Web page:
Accuracy in Media

The National Basketball Association and Chinese government are at odds after NBA executive Daryl Morey tweeted support for the anti-Chinese government protests in Hong Kong. President Trump criticized the NBA for not standing up to China, and included two prominent coaches in his criticism.

The NBA flip-flopped on how to avoid significant financial backlash, as the NBA is investing in China to grow their international fanbase. First, an NBA spokesperson said that they were apologetic for the tweet and hoped that it would not offend their Chinese fans. Then, NBA commissioner Adam Silver reaffirmed Morey’s right to free speech but wished to continue their ongoing relationship with the Chinese government and their fans in China.

Steve Kerr, who coaches the Golden State Warriors franchise in Oakland, California, and Gregg Popovich, who coaches the San Antonio Spurs franchise in San Antonio, Texas, avoided commenting on the NBA-China feud. Both coaches are public advocates for social issues and are known to criticize President Donald Trump on multiple occasions. Their silence on China is remarkable, as they use their position to influence the media and NBA fans on social issues that they are passionate about.

ESPN reported that Trump said both coaches’ silence on China showed they were “pandering to China.” He added that Kerr “was like a little boy, he was so scared to be even answering the question.” “He couldn’t answer the question — he was shaking, ‘Oh, oh, oh, I don’t know. I don’t know,’” Trump told the press, “He didn’t know how to answer the question, and yet he’ll talk about the United States very badly.”

Regarding Popovich, Trump said, “I watched Popovich — sort of the same thing, but he didn’t look quite as scared actually.” He said, “But they talk badly about the United States, but when it talks about China, they don’t want to say anything bad. I thought it was pretty sad, actually. It’ll be very interesting.”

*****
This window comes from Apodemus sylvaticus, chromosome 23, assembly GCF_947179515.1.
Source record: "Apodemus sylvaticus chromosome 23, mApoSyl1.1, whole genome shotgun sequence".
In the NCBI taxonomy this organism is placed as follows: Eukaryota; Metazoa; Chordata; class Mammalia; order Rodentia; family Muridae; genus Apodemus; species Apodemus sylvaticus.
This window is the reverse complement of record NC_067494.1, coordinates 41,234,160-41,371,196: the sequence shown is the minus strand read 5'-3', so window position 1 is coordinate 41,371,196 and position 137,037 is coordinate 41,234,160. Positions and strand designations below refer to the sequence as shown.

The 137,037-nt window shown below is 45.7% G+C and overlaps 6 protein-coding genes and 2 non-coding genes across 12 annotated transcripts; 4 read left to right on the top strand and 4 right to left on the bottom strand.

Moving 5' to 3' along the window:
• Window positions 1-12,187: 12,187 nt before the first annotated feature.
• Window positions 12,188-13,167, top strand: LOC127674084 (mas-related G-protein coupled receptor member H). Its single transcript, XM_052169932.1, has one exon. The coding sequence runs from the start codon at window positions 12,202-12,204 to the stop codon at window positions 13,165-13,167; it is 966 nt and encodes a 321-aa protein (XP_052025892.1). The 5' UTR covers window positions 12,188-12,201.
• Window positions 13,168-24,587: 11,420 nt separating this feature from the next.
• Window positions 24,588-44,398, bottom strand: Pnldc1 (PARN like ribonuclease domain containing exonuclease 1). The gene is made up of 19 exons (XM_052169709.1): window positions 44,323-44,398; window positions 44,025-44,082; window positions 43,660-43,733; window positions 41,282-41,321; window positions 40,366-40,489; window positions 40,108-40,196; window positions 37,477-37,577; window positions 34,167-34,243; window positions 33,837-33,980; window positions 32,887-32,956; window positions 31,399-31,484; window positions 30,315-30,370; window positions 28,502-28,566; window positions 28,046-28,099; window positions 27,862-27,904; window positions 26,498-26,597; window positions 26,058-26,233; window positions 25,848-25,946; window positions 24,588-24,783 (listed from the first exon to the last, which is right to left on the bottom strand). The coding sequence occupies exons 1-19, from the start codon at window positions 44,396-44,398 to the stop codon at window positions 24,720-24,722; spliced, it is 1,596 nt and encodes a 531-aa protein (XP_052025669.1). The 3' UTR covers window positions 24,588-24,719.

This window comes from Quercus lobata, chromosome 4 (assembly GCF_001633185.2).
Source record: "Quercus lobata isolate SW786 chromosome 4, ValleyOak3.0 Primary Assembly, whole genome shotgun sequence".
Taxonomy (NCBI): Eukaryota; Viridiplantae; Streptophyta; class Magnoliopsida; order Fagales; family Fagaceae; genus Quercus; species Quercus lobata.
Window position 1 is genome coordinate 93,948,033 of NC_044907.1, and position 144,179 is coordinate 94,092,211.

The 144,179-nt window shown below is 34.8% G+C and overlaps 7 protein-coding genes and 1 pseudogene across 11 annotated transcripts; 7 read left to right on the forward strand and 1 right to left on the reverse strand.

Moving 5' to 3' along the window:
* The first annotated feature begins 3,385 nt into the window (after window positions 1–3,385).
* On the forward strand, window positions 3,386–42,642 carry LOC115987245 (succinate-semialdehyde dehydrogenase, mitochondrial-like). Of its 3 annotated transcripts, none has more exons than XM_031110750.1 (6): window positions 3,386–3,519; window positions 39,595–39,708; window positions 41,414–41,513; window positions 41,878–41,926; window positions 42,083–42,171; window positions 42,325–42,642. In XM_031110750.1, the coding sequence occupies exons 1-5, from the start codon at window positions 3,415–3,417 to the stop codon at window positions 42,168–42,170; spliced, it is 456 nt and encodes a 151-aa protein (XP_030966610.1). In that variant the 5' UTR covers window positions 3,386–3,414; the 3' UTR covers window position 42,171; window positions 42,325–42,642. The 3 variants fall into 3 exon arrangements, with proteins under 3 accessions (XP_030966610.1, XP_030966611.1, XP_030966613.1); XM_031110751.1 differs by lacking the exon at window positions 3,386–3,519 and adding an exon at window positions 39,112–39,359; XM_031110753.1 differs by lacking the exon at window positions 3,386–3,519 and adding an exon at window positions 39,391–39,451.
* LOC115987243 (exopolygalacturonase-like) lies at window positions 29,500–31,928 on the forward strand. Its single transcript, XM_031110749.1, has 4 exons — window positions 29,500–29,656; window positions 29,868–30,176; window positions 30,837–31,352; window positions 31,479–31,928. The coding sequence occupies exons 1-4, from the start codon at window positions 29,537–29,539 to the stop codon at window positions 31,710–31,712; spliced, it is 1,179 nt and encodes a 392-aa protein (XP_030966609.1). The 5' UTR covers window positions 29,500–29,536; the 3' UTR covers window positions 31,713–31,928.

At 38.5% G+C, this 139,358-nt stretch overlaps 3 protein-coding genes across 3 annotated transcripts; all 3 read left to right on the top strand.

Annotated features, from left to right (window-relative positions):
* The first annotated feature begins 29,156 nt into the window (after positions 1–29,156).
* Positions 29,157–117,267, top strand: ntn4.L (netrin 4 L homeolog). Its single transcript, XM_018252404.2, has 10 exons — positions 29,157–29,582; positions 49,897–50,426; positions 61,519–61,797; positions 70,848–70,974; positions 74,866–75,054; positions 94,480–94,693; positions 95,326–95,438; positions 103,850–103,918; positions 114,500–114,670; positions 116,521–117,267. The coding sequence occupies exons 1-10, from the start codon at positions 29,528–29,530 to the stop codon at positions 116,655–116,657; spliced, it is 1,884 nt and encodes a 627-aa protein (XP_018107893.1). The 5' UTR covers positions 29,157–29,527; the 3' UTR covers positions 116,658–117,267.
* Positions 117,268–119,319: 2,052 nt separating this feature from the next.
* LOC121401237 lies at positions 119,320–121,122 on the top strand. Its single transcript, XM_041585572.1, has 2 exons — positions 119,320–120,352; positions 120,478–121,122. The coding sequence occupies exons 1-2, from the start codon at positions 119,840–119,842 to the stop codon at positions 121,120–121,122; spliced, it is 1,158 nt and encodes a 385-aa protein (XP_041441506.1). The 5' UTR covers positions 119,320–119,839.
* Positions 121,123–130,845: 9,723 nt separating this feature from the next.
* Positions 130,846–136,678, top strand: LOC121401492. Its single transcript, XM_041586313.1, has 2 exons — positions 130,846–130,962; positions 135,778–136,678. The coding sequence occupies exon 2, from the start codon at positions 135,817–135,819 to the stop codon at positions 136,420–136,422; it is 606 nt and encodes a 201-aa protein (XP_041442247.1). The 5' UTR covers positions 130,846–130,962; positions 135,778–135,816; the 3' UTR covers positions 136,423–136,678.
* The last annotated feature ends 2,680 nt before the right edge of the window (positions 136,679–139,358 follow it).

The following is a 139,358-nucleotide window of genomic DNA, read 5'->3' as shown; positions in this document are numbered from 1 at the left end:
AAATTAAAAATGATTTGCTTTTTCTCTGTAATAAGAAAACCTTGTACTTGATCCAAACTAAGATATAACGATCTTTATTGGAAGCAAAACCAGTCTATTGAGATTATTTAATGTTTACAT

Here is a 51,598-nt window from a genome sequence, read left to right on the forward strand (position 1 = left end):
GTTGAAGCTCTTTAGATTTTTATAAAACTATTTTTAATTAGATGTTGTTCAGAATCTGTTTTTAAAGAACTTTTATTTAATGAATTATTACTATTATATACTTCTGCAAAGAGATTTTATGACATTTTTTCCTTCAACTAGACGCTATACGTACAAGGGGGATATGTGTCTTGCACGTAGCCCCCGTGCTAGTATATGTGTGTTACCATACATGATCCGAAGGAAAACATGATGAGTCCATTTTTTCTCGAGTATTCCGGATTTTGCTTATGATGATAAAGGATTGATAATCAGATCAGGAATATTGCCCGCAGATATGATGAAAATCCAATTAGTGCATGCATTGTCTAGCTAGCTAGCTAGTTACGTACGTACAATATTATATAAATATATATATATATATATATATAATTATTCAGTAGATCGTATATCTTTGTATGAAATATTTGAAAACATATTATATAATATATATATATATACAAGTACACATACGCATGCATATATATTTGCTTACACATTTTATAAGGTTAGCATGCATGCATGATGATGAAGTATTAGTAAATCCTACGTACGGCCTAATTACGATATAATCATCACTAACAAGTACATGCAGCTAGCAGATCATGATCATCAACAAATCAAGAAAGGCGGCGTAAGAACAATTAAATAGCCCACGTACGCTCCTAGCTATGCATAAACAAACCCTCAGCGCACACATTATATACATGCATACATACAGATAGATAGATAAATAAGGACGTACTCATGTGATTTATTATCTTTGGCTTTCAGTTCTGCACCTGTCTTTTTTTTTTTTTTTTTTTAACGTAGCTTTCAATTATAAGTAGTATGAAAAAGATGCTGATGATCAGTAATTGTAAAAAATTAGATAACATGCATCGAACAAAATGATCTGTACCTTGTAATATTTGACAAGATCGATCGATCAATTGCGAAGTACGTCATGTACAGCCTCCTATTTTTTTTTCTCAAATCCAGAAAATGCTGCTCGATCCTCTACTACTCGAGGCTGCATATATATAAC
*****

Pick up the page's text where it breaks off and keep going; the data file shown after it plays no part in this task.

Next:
ESPN reported on Kerr’s response to Trump, when he said that he will not comment on China, “Generally, my feeling is the things that I’m going to comment on are the things that I feel comfortable speaking about, things I feel well versed about.” Kerr highlighted his gun control advocacy and said that it is “my pet cause” and that he feels “really comfortable with that.” He reiterated that he will not comment on China because “[t]here are places where I don’t feel as comfortable. This would be one of them.”

Kerr further skirted questions about China and the country’s poor human rights record and said, “people in China didn’t ask me about, you know, people owning AR-15s and mowing each other down in a mall. I wasn’t asked that question.” Instead of answering the question, Kerr inferred that unless reporters ask about mass shootings in China and in the U.S., he would not answer the question.

Popovich’s response was also silent on China’s human rights record and reaffirmed Trump’s point about the NBA’s hypocrisy on China. The Washington Post reported that Popovich compared NBA Commissioner Adam Silver to Trump. Popovich said Silver has “been a heck of a leader in that respect and very courageous. Then you compare it to what we’ve had to live through the past three years, it’s a big difference,” the latter referring to Trump. Popovich added, “A big gap there, leadership-wise and courage-wise. It wasn’t easy for him to say. He said that in an environment fraught with possible economic peril. But he sided with the principles that we all hold dearly, or most of us did until the last three years. I’m thrilled with what he said. The courage and leadership displayed is off the charts by comparison.”

The media covered the Trump-Kerr-Popovich public feud and back-and-forth, which reiterated the NBA’s hypocrisy when it comes to China, China’s poor human rights record, and how the NBA and its coaches are concerned about financial investments in China over free speech. This time, the mainstream media did an adequate job in pointing out the NBA’s resistance to comment on China’s political situation, despite the reality that China is notorious for human rights abuses.

Ready to fight back against media bias?
Join us by donating to AIM today.


Comments are turned off for this article.